By Emma Ogutu
Great Lakes Echo
Oct. 7, 2009
Editors note: This is part of a series relevant to the International Joint commission’s biennial meeting in Windsor today and Thursday.
One of the reports a U.S. and Canadian advisory commission will consider today in Windsor will look at runaway plant growth in the Great Lakes.
Members of the International Joint Commission, which advises the governments on environmental issues, will likely hear that there is no cause for alarm about excessive growth of algae in Lake Superior.
But global warming is catching up with the Great Lakes, Superior included, and it may soon undergo changes that could turn it into the perfect host for algal blooms.
The effects of global warming could actually be more complicated than just that. An important question is how prepared the commission and other government agencies are to handle emerging global environmental issues.
“Global warming is here,” said Melvin Visser, a former co-chair of the Great Lakes Regional Corporate Environmental Council and the author of Cold, Clear and Deadly, a book about pollution of Lake Superior and other northern Lakes.
With the earth heating up, the quality of water in Lake Superior will start declining, he said
“Increased water temperatures will definitely hike the bacterial action in any lake,” said Les Kaufmann, a marine biologist at Boston University. “Bacteria decay matter, producing nutrients which increase the food supply for algae and in a process called eutrophication eventually deprive the water of oxygen.”
When the lake is not receiving enough nutrients from decomposed matter, there is nothing to stimulate the growth of algae, Visser said. But as the lake warms, the bacteria become more active. That provides the lake with more nutrients which enhance the growth of algae.
It’s not clear what will happen. Orlando Sarnelle, a limnologist and ecologist at Michigan State University, said that there are insufficient nutrients getting into Lake Superior to produce eutrophication, given the sparse human and industrial activities around it.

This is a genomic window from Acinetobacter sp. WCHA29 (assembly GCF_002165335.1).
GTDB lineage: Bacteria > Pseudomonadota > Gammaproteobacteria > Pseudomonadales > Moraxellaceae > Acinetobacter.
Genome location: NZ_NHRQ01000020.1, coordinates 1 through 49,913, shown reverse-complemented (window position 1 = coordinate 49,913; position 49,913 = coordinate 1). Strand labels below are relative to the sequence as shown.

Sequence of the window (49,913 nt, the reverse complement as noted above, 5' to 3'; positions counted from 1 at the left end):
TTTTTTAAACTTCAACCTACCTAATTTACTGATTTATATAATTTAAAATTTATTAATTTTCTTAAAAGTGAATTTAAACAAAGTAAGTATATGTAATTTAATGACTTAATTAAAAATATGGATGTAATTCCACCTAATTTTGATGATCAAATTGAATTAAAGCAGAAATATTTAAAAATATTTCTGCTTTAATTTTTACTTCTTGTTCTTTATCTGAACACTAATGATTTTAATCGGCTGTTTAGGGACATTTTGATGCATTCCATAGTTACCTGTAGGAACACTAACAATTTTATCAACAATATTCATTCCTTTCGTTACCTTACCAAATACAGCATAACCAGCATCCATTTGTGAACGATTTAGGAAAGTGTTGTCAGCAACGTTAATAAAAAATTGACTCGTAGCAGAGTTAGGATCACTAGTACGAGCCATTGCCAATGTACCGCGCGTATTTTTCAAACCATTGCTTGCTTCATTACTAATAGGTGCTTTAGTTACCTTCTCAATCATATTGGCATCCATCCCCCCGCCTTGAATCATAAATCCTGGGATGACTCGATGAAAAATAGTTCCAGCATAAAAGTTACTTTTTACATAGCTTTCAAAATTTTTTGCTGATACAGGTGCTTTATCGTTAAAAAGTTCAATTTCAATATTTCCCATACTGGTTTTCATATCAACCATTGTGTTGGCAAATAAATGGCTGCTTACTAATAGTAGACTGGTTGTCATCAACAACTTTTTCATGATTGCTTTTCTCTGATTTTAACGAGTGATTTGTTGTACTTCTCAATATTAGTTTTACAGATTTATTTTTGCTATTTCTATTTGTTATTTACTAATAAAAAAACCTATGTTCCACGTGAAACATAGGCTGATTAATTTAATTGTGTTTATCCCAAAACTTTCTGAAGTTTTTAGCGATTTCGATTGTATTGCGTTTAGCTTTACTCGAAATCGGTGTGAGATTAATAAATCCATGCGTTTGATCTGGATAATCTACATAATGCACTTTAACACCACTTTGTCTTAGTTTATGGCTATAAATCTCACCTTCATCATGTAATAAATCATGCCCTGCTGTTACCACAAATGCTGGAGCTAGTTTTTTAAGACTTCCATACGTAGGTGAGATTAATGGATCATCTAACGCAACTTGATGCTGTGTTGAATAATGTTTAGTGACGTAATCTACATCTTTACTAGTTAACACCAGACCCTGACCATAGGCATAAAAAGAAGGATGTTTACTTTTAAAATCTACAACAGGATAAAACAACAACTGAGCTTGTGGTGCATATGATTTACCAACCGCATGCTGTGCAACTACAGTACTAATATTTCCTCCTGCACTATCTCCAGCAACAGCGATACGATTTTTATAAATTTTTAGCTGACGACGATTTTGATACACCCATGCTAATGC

Yet Visser believes that there are a lot of nutrients and energy locked up in the food web within the vast lake.
“The fact that Superior has been clear this long may be deceptive,” he said.
A Minnesota Sea Grant study found that the extremely low temperatures in Superior delayed decay by making bacteria less active. According to Visser, it is this, almost non-existent decaying process that makes the lake appear to be very clear.
Eutrophication reduces the concentration of oxygen in lakes, causing aquatic life to die.
“Global warming is certainly a major challenge and both the U.S. and Canada need to take action at appropriate levels,” said Frank Bevacqua, the commission’s public information officer.
However, he said that global environmental concerns affecting the Great Lakes are not prominent on the agenda this week, even though the global concern had potential for a ‘very significant effect’ on the lakes.
“IJC is really not the major player here, we have a small role in legislative matters,” he said.
But some Great Lakes activists urge a more active role for the commission.
Jim Ludwig, former president of the Michigan Audubon Society and an independent Great Lakes researcher, believes that the commission is not doing enough.
“IJC could have a great influence on environmental legislation but so far it hasn’t shown enough stomach for fighting for its proposals,” Ludwig said.
Part of the problem, Ludwig said, is that both governments have too many agencies and departments managing the Great Lakes. As a result, he, said, “There is just a bunch of people pointing fingers at each other and not implementing much.”
Ludwig believes that the commission should be willing to critique all these agencies.
“If you are going to be a watchdog, you should be willing to offend and criticize people,” he said.